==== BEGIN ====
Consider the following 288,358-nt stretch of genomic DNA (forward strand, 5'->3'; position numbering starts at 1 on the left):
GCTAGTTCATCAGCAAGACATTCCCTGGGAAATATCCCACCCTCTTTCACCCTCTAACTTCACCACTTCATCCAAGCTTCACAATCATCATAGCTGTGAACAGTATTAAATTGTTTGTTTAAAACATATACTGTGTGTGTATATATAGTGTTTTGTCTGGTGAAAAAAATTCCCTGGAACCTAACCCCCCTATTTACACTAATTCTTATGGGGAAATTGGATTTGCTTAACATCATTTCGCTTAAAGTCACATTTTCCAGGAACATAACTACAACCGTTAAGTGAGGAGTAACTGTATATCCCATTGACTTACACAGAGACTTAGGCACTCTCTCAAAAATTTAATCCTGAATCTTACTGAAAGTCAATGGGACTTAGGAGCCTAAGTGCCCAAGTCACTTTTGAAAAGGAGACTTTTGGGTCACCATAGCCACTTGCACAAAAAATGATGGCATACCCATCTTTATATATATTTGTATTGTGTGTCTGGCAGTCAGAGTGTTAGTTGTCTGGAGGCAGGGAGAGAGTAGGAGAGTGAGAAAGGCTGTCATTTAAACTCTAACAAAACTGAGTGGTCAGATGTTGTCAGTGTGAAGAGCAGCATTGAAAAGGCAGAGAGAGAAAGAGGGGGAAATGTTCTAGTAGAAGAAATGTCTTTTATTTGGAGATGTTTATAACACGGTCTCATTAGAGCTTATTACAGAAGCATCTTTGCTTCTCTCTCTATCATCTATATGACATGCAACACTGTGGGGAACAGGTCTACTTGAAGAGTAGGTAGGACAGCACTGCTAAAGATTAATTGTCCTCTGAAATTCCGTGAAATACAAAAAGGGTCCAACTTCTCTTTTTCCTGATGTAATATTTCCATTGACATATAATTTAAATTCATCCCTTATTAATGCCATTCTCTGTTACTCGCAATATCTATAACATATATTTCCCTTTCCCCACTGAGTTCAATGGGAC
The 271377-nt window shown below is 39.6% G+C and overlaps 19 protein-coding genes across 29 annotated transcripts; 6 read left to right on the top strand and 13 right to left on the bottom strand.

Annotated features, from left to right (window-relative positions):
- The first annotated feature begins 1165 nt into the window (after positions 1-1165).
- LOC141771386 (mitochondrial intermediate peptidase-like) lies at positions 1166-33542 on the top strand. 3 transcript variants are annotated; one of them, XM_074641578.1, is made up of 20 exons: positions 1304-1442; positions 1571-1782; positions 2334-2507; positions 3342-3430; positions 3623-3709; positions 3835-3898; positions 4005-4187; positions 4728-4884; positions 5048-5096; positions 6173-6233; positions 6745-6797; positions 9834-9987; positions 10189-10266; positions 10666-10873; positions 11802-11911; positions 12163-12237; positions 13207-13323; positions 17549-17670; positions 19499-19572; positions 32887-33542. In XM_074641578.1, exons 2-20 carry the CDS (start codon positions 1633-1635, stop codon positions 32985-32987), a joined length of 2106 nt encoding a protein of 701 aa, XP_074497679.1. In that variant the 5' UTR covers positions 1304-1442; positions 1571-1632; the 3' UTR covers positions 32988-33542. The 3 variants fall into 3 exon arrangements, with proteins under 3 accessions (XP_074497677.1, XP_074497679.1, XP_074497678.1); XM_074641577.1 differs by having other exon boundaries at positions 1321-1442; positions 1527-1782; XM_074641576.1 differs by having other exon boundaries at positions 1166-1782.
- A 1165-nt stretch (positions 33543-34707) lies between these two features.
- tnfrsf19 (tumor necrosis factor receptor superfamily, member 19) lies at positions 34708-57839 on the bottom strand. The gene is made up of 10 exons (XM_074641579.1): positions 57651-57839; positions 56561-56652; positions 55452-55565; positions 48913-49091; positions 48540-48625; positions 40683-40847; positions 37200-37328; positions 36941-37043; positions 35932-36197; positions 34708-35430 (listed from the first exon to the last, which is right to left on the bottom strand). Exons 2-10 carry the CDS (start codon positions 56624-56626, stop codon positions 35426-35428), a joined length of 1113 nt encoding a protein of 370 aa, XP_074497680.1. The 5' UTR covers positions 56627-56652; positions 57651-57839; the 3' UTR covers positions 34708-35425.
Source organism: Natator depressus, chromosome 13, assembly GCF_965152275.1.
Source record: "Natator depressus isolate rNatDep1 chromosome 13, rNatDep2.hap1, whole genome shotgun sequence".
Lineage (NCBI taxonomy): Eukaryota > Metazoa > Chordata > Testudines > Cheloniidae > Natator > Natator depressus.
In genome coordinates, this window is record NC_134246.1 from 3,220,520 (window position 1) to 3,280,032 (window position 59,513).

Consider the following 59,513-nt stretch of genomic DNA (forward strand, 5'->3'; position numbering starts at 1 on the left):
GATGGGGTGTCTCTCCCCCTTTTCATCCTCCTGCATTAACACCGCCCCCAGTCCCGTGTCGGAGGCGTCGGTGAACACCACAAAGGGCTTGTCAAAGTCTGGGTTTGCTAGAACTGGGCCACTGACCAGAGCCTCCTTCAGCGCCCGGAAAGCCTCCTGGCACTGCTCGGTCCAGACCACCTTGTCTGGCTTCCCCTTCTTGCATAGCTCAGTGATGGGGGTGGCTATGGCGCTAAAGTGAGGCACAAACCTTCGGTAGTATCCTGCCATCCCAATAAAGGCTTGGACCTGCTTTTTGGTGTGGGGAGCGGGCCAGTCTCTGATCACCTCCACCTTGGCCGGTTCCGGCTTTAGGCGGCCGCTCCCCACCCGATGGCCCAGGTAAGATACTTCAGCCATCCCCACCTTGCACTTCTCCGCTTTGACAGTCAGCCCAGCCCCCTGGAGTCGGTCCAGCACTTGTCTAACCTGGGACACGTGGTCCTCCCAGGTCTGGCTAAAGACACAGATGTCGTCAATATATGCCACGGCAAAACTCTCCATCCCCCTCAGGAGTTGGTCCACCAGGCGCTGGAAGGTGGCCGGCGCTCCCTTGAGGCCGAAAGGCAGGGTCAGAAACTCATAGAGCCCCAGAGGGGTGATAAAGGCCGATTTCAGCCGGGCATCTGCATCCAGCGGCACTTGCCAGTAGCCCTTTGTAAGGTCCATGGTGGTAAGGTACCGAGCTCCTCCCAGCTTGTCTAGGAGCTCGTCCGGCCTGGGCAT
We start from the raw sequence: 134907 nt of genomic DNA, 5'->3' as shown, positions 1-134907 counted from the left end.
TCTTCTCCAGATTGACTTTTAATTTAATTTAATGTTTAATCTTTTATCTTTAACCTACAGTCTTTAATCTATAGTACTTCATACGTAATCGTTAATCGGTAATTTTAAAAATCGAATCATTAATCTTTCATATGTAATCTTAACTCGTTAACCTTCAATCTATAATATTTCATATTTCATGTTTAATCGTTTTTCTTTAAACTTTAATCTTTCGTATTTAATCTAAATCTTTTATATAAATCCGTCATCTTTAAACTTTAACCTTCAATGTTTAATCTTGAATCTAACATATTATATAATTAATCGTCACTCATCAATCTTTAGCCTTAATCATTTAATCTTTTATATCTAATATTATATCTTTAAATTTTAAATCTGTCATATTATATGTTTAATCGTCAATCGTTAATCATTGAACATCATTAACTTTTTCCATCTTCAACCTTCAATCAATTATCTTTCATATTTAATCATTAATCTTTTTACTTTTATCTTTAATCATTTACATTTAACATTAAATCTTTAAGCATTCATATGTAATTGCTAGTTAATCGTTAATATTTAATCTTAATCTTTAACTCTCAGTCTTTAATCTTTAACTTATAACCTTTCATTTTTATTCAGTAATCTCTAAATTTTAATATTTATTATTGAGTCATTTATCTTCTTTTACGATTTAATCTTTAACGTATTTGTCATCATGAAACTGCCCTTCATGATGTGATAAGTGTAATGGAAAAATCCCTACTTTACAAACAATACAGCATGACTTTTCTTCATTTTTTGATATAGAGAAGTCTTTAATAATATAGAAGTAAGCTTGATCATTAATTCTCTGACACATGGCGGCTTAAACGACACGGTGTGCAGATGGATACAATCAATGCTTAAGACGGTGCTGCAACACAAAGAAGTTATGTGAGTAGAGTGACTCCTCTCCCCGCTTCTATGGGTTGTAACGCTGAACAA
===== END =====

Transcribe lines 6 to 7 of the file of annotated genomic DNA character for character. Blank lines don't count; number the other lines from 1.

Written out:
- LOC141771386 (mitochondrial intermediate peptidase-like) lies at positions 1166-33542 on the top strand. 3 transcript variants are annotated; one of them, XM_074641578.1, is made up of 20 exons: positions 1304-1442; positions 1571-1782; positions 2334-2507; positions 3342-3430; positions 3623-3709; positions 3835-3898; positions 4005-4187; positions 4728-4884; positions 5048-5096; positions 6173-6233; positions 6745-6797; positions 9834-9987; positions 10189-10266; positions 10666-10873; positions 11802-11911; positions 12163-12237; positions 13207-13323; positions 17549-17670; positions 19499-19572; positions 32887-33542. In XM_074641578.1, exons 2-20 carry the CDS (start codon positions 1633-1635, stop codon positions 32985-32987), a joined length of 2106 nt encoding a protein of 701 aa, XP_074497679.1. In that variant the 5' UTR covers positions 1304-1442; positions 1571-1632; the 3' UTR covers positions 32988-33542. The 3 variants fall into 3 exon arrangements, with proteins under 3 accessions (XP_074497677.1, XP_074497679.1, XP_074497678.1); XM_074641577.1 differs by having other exon boundaries at positions 1321-1442; positions 1527-1782; XM_074641576.1 differs by having other exon boundaries at positions 1166-1782.
- A 1165-nt stretch (positions 33543-34707) lies between these two features.